Healthy people may be unaware they are infected with Babesia

A new study, “Transfusion-transmitted and community-acquired babesiosis in New York, 2004 to 2015,” reports a growing incidence of Babesia in New York state over a 12-year period. [1] Blood donors, unknowingly infected with the parasite, are contributing to spreading the disease. This is alarming, given that Babesia can be life-threatening and often times does not produce symptoms.

The numbers of individuals in the US who are unaware they are infected with Babesia could be significant. At least 300,000 people are diagnosed with Lyme disease every year in the US. And up to 40% of those with Lyme disease in the northeast have been found to also be infected with Babesia. [2]

In fact, Linden and colleagues from the Wadsworth Center, New York State Department of Health found, “The incidence of both community-acquired babesiosis and TTB [transfusion-transmitted babesiosis] increased significantly during the 12-year study period.” And, “The geographic range of both ticks and tickborne infections also expanded.” [1]

Cases of Babesia transmitted through blood transfusions are on the rise.

In 2004, there were 91 cases of community-acquired Babesia, compared to 576 cases in 2015, Linden explains. Meanwhile, there were 55 transfusion-transmitted cases.

According to the study, 3,799 cases of babesiosis were reported in New York over the 12-year period. Fifty-five of these individuals acquired Babesia through a blood transfusion from donors who were unaware they were infected. More than half of the recipients were 60 years of age or older.

The donors discovered they were infected after these 55 individuals received their blood donation and became ill. Two of the transfusion recipients were infected on different occasions. In one case, 2 units of blood were donated by a single donor 56 days apart. In the other case, 2 units were donated 69 days apart.

The authors also found that 50% of the individuals donated blood between July and September, when I. scapularis tick activity is at its peak. Still, Linden points out, “at least one implicated donation took place in each month of the year.”

[bctt tweet=”Cases of Babesia transmitted through blood transfusions is on the rise. ” username=”DrDanielCameron”]

The majority of the donors lived in counties endemic for Babesia microti, with most living in New York. One upstate New York resident had traveled to Connecticut. Others included: 7 individuals donating from New Jersey; 3 donations imported from blood centers in Massachusetts; 1 donor from Rhode Island, and 1 donor from Pennsylvania.

The need to develop methods for effectively screening blood donors for Babesia has never been greater. Two of the individuals who acquired Babesia through a blood transfusion eventually died from the infection. As Linden points out, “No licensed test for donor screening is available and investigational testing is not available in all areas.”

Furthermore, “Testing for evidence of B. microti infection may not detect other species of Babesia or other agents, such as Anaplasma phagocytophilum, which is carried by the same tick vector and can result in signs and symptoms very similar to those seen in babesiosis,” Linden concludes.


Related Articles:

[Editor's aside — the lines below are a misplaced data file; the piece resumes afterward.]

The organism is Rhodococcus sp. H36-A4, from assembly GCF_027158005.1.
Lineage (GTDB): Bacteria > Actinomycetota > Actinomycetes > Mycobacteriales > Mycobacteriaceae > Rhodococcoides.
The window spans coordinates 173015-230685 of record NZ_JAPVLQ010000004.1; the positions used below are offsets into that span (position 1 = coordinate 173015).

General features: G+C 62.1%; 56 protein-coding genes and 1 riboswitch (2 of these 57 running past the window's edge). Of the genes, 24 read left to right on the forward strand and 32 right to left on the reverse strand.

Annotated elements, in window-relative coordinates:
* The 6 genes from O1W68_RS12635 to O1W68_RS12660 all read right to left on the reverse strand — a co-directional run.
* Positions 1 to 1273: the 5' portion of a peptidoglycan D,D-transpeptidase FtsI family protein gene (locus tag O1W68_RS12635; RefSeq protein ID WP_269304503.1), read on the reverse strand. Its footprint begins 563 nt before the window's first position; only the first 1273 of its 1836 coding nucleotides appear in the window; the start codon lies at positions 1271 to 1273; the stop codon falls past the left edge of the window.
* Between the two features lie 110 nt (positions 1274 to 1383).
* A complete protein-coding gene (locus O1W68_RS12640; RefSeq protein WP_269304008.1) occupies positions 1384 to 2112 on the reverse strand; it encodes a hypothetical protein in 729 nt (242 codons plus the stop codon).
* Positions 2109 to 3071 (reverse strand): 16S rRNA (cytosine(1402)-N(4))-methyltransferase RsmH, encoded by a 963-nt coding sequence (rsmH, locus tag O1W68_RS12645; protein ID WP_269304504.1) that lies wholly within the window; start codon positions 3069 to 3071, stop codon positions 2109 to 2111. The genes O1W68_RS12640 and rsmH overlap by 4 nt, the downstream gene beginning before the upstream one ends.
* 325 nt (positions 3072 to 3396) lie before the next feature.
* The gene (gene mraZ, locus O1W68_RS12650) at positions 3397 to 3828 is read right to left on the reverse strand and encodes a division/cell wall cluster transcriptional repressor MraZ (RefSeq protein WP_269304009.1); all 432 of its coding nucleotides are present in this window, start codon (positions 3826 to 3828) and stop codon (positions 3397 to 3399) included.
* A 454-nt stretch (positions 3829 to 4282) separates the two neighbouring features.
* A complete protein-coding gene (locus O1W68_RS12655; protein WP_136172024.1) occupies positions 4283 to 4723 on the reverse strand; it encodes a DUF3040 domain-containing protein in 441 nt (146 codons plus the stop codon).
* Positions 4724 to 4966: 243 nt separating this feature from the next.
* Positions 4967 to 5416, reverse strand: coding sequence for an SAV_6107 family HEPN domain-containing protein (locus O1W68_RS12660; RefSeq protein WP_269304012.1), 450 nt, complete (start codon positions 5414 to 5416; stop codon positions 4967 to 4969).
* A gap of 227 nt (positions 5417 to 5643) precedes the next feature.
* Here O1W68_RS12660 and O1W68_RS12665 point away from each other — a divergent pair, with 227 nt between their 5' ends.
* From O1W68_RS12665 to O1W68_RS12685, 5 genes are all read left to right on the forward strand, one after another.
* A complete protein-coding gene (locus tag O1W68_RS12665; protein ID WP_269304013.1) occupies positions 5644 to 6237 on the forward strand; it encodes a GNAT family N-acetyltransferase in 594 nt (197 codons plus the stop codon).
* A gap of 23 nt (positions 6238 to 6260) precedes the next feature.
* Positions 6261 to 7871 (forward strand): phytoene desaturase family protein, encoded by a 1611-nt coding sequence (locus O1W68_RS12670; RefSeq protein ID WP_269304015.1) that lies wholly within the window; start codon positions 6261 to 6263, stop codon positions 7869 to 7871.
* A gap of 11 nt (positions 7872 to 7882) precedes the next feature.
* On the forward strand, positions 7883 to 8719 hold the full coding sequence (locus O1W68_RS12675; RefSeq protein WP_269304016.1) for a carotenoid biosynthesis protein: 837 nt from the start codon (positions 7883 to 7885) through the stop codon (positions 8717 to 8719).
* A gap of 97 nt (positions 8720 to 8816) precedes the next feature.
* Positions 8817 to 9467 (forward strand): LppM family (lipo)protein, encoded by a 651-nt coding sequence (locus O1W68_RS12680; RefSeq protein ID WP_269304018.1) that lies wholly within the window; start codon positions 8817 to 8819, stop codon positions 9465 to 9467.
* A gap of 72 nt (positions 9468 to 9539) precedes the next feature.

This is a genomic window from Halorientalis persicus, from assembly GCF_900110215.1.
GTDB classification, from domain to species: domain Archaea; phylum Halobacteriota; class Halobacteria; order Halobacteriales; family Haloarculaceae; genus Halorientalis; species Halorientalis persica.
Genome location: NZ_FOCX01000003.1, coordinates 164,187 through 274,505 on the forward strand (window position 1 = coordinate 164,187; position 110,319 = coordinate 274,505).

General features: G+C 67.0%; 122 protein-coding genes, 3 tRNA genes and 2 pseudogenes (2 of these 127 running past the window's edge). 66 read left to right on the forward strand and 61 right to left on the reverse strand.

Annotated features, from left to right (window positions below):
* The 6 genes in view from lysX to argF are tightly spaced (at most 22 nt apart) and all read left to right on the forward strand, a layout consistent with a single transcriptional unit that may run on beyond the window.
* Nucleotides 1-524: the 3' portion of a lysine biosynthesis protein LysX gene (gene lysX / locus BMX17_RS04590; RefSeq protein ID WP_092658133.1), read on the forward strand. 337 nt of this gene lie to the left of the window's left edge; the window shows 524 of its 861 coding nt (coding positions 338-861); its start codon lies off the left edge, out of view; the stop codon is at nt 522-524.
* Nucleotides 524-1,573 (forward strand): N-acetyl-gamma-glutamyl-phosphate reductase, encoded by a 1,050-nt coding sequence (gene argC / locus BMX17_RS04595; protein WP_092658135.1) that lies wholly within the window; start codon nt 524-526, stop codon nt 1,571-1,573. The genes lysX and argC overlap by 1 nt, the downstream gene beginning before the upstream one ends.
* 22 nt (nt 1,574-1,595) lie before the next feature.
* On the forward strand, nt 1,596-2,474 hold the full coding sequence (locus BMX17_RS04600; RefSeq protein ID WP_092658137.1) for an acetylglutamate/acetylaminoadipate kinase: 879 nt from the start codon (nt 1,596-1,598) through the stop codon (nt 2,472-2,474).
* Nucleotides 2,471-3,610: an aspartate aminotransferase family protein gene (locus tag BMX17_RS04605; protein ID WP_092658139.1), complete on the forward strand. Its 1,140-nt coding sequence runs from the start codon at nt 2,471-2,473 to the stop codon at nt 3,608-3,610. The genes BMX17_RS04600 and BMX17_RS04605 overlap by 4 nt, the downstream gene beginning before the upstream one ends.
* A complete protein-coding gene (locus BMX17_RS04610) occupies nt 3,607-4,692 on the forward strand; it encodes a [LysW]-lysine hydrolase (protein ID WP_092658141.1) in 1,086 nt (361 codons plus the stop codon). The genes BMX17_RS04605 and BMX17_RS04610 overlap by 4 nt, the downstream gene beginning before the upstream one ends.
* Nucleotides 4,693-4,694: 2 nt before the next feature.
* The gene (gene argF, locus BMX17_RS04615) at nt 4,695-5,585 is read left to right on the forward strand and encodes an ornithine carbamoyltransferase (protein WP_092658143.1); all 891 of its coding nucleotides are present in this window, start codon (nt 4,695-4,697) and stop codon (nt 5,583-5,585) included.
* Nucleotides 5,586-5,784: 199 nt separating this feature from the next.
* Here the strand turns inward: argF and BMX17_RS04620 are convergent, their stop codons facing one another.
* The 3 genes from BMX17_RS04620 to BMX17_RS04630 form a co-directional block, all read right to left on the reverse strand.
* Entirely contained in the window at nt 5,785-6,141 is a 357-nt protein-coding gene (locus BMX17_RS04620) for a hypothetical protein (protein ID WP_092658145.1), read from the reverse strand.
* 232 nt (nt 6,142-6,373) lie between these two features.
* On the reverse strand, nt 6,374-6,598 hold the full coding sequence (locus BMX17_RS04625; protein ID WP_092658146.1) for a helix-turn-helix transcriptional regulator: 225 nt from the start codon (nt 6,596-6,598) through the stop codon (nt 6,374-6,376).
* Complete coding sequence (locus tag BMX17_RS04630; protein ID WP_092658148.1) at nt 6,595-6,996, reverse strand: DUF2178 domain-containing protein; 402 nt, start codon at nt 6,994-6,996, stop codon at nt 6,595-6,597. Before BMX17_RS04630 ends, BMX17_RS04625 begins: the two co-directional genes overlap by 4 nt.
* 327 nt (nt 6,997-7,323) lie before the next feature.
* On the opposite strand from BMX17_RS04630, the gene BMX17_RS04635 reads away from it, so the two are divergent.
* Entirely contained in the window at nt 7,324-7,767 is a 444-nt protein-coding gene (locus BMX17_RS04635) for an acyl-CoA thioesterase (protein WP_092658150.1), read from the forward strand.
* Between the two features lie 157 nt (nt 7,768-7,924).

Blood donor infects premature infants with Babesia

Study raises concerns for Babesia patients and blood banks

Transfusion-transmitted babesiosis popping up in more states in USA


  1. Linden JV, Prusinski MA, Crowder LA, et al. Transfusion-transmitted and community-acquired babesiosis in New York, 2004 to 2015. Transfusion. 2018.
  2. Diuk-Wasser MA, Vannier E, Krause PJ. Coinfection by Ixodes Tick-Borne Pathogens: Ecological, Epidemiological, and Clinical Consequences. Trends Parasitol. 2015.



4 Replies to "Healthy people may be unaware they are infected with Babesia"

  • Dee
    04/14/2018 (8:56 pm)

    Is it possible to transmit Babesia in plasma products such as IVIG or sub-q IG products?

    • Dr. Daniel Cameron
      04/16/2018 (12:05 am)

      I don’t have enough information to answer which blood products are involved.

  • Fred
    04/14/2018 (5:04 am)

    I had a strange attack, after being fatigued for the first time in my life. I had no energy, my left leg and arm are numb and don’t work well, brain fog, headaches for the first time in my life, facial numbness, trouble speaking sometimes, deteriorating eyesite, formication horribly, ringing in my ears and severe muscle weakness and muscle wasting and atrophy. Though I’m an avid outdoorsman, my doctors all ignored this information and focused on MS, myositis and other disorders. I showed antibodies for lyme, but refused to treat me though I told them I believed I possibly contracted lyme around a year and a half earlier, which is about 4 yrs ago now. I finally tested positive last November and was given 3 weeks of doxy which did absolutely nothing. My myelin sheaths have been damaged, found in a lumbar puncture and doctors just seem to stop treating and/or testing me. I truly need someone that will run the tests needed and treat me accordingly. Where can I get this help? I’m in upstate new york. I’m honestly on my last leg on this.

    • Dr. Daniel Cameron
      04/15/2018 (8:49 am)

      Thanks for sharing your story. Many of my patients in my New York Practice face the same uncertainty. It would seem reasonable to look at a tick borne illness a second time for other approaches that a single 3 week course of doxycycline.

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